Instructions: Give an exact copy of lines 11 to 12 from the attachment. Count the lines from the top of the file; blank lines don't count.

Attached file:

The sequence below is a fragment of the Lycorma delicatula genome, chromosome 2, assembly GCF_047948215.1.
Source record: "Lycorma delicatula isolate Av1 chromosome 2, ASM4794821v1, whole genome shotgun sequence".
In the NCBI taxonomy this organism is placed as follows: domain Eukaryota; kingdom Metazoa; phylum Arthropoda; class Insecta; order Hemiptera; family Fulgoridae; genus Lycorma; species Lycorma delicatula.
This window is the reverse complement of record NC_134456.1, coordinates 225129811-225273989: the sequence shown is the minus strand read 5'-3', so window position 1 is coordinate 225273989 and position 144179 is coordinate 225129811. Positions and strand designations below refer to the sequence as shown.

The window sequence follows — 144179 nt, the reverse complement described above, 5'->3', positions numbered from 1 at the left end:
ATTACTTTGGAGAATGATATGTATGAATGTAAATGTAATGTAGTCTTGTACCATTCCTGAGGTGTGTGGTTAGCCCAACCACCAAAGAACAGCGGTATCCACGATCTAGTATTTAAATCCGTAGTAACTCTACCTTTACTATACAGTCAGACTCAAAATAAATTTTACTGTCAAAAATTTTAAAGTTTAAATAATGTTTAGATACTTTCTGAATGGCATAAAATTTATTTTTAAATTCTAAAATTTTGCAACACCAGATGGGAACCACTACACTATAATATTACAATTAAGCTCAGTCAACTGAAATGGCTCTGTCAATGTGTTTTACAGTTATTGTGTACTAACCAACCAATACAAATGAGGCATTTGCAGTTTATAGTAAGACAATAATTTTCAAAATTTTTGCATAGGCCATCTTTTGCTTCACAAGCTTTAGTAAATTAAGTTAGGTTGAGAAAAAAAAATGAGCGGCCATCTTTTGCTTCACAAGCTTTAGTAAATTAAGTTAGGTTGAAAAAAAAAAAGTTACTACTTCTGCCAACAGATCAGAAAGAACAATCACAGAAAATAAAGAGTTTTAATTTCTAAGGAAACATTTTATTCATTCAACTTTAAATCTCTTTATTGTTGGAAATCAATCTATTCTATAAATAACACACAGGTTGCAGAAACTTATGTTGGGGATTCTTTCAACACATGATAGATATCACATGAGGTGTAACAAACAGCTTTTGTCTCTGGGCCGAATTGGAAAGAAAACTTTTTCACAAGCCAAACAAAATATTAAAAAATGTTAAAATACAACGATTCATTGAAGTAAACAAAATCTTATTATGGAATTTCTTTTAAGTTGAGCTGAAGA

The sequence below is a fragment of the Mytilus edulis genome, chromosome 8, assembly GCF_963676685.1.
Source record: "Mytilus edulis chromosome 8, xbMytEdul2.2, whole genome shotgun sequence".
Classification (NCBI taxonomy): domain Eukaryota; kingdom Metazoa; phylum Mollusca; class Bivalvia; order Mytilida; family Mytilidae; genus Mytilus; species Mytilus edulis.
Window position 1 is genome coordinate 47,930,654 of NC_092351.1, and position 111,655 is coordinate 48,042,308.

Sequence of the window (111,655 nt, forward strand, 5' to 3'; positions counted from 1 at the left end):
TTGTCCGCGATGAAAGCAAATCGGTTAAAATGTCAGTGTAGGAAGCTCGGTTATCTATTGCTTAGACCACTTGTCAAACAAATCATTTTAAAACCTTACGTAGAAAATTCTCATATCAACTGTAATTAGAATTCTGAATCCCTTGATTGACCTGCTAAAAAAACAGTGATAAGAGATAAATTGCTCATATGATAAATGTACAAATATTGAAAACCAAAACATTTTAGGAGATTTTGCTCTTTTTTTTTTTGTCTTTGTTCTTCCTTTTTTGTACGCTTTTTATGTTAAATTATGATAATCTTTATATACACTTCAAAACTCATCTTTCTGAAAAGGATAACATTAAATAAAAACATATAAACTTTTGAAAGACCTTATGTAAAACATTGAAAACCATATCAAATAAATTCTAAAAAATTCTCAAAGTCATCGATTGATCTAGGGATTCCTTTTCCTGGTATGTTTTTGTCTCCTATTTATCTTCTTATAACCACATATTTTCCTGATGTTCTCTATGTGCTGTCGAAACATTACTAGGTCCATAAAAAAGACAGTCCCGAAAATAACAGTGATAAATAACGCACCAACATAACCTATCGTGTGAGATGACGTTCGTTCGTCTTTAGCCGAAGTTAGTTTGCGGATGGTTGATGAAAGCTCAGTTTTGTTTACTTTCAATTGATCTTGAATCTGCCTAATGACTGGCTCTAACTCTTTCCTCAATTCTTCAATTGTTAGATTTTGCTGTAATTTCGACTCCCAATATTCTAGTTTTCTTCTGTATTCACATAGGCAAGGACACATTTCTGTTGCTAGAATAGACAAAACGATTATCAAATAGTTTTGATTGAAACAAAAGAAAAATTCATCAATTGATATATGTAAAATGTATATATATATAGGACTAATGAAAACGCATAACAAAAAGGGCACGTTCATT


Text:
Sequence of the window (111,655 nt, forward strand, 5' to 3'; positions counted from 1 at the left end):
TTGTCCGCGATGAAAGCAAATCGGTTAAAATGTCAGTGTAGGAAGCTCGGTTATCTATTGCTTAGACCACTTGTCAAACAAATCATTTTAAAACCTTACGTAGAAAATTCTCATATCAACTGTAATTAGAATTCTGAATCCCTTGATTGACCTGCTAAAAAAACAGTGATAAGAGATAAATTGCTCATATGATAAATGTACAAATATTGAAAACCAAAACATTTTAGGAGATTTTGCTCTTTTTTTTTTTGTCTTTGTTCTTCCTTTTTTGTACGCTTTTTATGTTAAATTATGATAATCTTTATATACACTTCAAAACTCATCTTTCTGAAAAGGATAACATTAAATAAAAACATATAAACTTTTGAAAGACCTTATGTAAAACATTGAAAACCATATCAAATAAATTCTAAAAAATTCTCAAAGTCATCGATTGATCTAGGGATTCCTTTTCCTGGTATGTTTTTGTCTCCTATTTATCTTCTTATAACCACATATTTTCCTGATGTTCTCTATGTGCTGTCGAAACATTACTAGGTCCATAAAAAAGACAGTCCCGAAAATAACAGTGATAAATAACGCACCAACATAACCTATCGTGTGAGATGACGTTCGTTCGTCTTTAGCCGAAGTTAGTTTGCGGATGGTTGATGAAAGCTCAGTTTTGTTTACTTTCAATTGATCTTGAATCTGCCTAATGACTGGCTCTAACTCTTTCCTCAATTCTTCAATTGTTAGATTTTGCTGTAATTTCGACTCCCAATATTCTAGTTTTCTTCTGTATTCACATAGGCAAGGACACATTTCTGTTGCTAGAATAGACAAAACGATTATCAAATAGTTTTGATTGAAACAAAAGAAAAATTCATCAATTGATATATGTAAAATGTATATATATATAGGACTAATGAAAACGCATAACAAAAAGGGCACGTTCATT